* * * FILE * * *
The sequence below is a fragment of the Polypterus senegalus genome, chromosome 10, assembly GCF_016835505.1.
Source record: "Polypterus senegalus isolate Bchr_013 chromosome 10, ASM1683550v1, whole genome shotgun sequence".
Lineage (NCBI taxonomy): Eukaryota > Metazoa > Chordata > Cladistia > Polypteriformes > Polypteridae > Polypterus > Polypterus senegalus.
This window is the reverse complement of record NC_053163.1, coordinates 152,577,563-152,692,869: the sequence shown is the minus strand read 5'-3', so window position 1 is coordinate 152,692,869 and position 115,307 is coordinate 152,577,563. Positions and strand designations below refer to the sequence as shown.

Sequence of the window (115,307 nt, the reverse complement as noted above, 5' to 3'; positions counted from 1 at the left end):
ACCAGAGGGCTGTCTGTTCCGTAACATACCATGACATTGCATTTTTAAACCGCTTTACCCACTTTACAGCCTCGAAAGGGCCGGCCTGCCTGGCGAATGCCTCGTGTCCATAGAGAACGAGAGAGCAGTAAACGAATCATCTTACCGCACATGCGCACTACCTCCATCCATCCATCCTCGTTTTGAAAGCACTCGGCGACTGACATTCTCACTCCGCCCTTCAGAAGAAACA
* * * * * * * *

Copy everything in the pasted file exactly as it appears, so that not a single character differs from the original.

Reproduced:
The sequence below is a fragment of the Polypterus senegalus genome, chromosome 10, assembly GCF_016835505.1.
Source record: "Polypterus senegalus isolate Bchr_013 chromosome 10, ASM1683550v1, whole genome shotgun sequence".
Lineage (NCBI taxonomy): Eukaryota > Metazoa > Chordata > Cladistia > Polypteriformes > Polypteridae > Polypterus > Polypterus senegalus.
This window is the reverse complement of record NC_053163.1, coordinates 152,577,563-152,692,869: the sequence shown is the minus strand read 5'-3', so window position 1 is coordinate 152,692,869 and position 115,307 is coordinate 152,577,563. Positions and strand designations below refer to the sequence as shown.

Sequence of the window (115,307 nt, the reverse complement as noted above, 5' to 3'; positions counted from 1 at the left end):
ACCAGAGGGCTGTCTGTTCCGTAACATACCATGACATTGCATTTTTAAACCGCTTTACCCACTTTACAGCCTCGAAAGGGCCGGCCTGCCTGGCGAATGCCTCGTGTCCATAGAGAACGAGAGAGCAGTAAACGAATCATCTTACCGCACATGCGCACTACCTCCATCCATCCATCCTCGTTTTGAAAGCACTCGGCGACTGACATTCTCACTCCGCCCTTCAGAAGAAACA